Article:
Newly declassified government documents prove that the United States, after sending hundreds of Vietnamese commandos into North Vietnam during the 1960s, deliberately declared them dead, lied to their wives and then buried their story under a shroud of secrecy.
Nearly 300 of those secret agents survived capture, torture and prison and are alive in the United States. They are asking the government for back pay - $2,000 a year, without interest, for their prison time - and help in getting 88 fellow commandos out of Vietnam.
The documents, stamped “secret” or “top secret,” were declassified last week after 14 months of news reports, diplomatic cables and legal documents supporting the commandos’ claims.
They show how the United States, after training the commandos and sending them into North Vietnam on sabotage missions, literally wrote the men off, scratching their names one by one from a classified payroll. One such document lists 13 of the commandos as dead. Ten of the 13 are alive today.
Other documents greatly exaggerated reports of the deaths of a commando team that was code-named Scorpion. Radio Hanoi announced - and the CIA recorded that Scorpion’s members were captured alive in June 1964. Nonetheless, the U.S. military declared them dead, paid their wives or families a death gratuity of about $4,000 and tried to forget about them.
“They didn’t want to remember us, because we represent the failure of the United States in Vietnam,” said Dang Cong Trinh, the team’s deputy commander, who was among those written off as dead. Dang, 52, lives in a small, barred-window, triple-locked house in Rosemead, Calif., east of Los Angeles.
“The man who crossed my name out probably was someone back in Washington, D.C., who gave the South Vietnam government the authority to say to my family: ‘Here’s your money; don’t bother us anymore,”’ said Dang, who survived 15 years of physical and mental torture in prison.
The financial records of the doomed covert operation to infiltrate North Vietnam - known as OPLAN 34-A, launched in 1961 by the Central Intelligence Agency and taken over in 1964 by the Joint Chiefs of Staff - were declassified at the request of a lawyer, John Mattes, who is seeking $11 million in back pay for the nearly 300 living commandos.
Justice Department, Army and CIA lawyers opposing the request for back pay have called the documents irrelevant. They argued in a federal claims court on Thursday that the request could be rejected because secret contracts for covert operations were unenforceable.
Their legal basis is an 1875 Supreme Court decision, Totten vs. United States, which denied the estate of a Union spy back pay for his Civil War espionage. The court said, “Both employer and agent must have understood that the lips of the other were to be forever sealed.”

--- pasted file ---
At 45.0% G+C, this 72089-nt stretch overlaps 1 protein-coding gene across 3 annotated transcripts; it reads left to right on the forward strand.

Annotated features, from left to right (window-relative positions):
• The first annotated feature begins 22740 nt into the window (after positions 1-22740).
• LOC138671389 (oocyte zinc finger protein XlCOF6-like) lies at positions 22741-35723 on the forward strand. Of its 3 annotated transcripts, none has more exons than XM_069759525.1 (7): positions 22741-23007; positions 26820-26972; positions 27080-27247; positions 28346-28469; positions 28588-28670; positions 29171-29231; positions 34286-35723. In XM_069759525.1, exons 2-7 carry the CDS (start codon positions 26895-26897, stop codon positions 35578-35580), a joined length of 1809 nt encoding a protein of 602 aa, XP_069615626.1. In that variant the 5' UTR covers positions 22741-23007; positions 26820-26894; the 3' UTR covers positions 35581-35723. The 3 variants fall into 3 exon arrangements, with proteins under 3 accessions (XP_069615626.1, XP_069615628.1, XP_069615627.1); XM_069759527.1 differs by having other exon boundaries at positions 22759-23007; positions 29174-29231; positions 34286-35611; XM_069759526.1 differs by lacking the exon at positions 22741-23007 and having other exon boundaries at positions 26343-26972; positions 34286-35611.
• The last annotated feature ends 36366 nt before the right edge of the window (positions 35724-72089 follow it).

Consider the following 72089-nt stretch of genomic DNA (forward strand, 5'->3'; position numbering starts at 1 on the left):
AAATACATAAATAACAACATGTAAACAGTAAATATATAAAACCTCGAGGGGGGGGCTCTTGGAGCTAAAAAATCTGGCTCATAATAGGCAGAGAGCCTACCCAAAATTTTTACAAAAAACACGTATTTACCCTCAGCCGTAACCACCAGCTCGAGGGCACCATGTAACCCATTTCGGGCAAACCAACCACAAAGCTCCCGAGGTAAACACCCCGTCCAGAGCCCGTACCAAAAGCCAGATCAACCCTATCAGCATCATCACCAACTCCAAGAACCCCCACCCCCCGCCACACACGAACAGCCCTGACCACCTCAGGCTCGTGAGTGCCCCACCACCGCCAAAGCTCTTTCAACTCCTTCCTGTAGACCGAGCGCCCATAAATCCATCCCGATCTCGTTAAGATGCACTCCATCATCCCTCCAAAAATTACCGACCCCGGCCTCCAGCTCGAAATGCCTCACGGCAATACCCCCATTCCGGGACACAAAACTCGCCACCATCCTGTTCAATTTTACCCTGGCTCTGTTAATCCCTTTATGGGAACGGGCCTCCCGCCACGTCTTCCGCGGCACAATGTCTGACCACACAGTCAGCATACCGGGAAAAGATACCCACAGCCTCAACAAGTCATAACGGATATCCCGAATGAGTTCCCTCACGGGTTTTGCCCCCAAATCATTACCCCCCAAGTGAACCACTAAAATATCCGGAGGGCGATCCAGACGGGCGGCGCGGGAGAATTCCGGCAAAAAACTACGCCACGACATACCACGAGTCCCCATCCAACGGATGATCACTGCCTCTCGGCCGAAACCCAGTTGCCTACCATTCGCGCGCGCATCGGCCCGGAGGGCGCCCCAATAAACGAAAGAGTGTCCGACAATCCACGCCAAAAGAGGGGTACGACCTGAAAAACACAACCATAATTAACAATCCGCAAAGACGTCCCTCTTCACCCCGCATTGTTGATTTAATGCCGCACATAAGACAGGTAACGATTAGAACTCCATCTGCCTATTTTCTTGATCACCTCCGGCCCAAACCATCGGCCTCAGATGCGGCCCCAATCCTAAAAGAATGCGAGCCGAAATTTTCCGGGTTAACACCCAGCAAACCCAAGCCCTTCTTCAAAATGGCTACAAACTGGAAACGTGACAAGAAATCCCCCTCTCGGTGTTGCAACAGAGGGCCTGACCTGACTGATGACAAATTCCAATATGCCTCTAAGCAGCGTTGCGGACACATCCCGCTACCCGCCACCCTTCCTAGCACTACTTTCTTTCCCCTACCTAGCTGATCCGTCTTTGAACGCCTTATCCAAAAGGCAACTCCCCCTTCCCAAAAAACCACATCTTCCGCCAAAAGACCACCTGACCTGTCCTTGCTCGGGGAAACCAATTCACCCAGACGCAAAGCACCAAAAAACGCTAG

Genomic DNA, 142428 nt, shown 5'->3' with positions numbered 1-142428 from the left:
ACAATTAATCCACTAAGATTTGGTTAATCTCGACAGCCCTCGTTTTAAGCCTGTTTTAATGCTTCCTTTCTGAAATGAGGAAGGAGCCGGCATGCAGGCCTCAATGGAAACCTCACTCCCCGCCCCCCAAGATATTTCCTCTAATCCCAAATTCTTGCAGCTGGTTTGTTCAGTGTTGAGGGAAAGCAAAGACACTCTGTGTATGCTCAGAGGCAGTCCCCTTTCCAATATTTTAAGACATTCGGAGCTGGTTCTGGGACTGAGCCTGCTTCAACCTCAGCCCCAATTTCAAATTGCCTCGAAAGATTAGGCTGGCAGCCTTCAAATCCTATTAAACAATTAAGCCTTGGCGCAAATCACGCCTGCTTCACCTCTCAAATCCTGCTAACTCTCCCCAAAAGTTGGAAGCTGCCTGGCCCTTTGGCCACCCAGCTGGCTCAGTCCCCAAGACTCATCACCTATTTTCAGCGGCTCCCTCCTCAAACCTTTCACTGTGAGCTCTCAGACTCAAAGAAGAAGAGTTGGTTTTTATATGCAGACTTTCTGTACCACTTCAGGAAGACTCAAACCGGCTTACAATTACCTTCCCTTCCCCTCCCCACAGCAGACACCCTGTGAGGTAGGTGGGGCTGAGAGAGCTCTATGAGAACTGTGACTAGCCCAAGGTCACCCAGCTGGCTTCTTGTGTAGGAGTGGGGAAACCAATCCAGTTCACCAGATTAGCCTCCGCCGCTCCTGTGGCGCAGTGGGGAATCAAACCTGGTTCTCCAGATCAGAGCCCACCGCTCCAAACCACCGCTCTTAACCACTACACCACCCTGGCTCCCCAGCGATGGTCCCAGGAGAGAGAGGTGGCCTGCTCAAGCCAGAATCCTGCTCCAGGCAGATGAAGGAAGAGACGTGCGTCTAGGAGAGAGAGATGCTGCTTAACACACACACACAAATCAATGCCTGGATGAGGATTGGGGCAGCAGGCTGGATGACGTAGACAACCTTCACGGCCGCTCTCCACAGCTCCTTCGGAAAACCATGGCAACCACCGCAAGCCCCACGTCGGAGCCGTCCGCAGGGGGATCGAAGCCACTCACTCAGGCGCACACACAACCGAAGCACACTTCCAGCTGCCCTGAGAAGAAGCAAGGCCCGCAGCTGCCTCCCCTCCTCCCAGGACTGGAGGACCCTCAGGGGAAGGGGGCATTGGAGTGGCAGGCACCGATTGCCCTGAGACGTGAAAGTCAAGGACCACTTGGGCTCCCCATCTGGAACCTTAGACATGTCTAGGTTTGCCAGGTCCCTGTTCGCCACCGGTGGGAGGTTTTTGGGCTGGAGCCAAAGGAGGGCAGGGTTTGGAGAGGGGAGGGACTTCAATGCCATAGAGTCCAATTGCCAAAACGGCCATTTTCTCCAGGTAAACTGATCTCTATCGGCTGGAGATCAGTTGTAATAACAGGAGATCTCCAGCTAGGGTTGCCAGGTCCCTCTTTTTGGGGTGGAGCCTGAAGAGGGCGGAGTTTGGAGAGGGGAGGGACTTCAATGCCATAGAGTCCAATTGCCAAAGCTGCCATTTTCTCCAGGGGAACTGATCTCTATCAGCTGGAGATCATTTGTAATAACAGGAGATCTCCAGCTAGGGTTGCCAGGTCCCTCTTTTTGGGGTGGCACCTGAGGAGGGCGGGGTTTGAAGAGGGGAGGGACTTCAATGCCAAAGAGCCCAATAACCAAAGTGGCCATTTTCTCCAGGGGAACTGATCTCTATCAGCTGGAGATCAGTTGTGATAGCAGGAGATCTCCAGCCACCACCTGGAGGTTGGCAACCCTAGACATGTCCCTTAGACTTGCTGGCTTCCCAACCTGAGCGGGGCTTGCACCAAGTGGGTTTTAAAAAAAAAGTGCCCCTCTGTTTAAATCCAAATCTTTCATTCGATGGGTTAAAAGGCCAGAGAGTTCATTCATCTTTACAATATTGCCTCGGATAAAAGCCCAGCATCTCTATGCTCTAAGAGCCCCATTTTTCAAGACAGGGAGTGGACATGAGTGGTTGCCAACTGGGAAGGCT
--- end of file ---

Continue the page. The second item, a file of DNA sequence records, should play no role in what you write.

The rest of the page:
If a contract with the commandos is unenforceable, the breach of faith is unconscionable, said Sen. John F. Kerry, D-Mass., a Vietnam veteran.
“We are nickel-and-diming people who put their lives on the line in our nation’s interest, whose existence we denied,” he said in an interview. “The notion that a bunch of bureaucrats and insensitive legal eagles are going to stand in the way of principle and morality is a disgrace.”
He said he would ask the Senate Armed Services Committee to find $11 million in the Pentagon’s budget for the back pay.
“Somewhere out there, there’s a golf course that can be sacrificed for principle,” he said.
In 1961, the CIA’s Saigon station, led by William E. Colby, began recruiting Vietnamese commandos, many of them Roman Catholics who fled the Communist North in the 1950s and knew the local dialects.
Those selected as airborne agents were schooled as saboteurs, trained in parachute drops and psychological warfare, and dropped into North Vietnam.
They never came back. In 1964, when colonels from the United States military’s Special Operations Group in Vietnam took over the program, they found more than 200 missing agents on the payroll. Some were dead, but many had been captured alive and shackled in prisons.
In December 1965, the payroll documents show, the colonels began crossing off the names of agents who were alive - “declaring so many of them dead each month until we had written them all off,” as Marine Col. John J. Windsor told the Joint Chiefs of Staff in a secret 1969 statement.
The military had a range of reasons and rationalizations, some less sensible than others, said Sedgwick Tourison, a former Defense Intelligence Agency analyst who wrote a book on the affair called “Secret Army, Secret War” (Naval Institute Press, 1995).
“One, we had fools running our covert operations” in Vietnam in the early 1960s, he said. “Two, we knew they had been captured, and they’d get their money if they ever came back, so if they were declared killed in action, it was no big deal. Three, we needed money for cross-border operations into Laos - so they killed off people to save money.”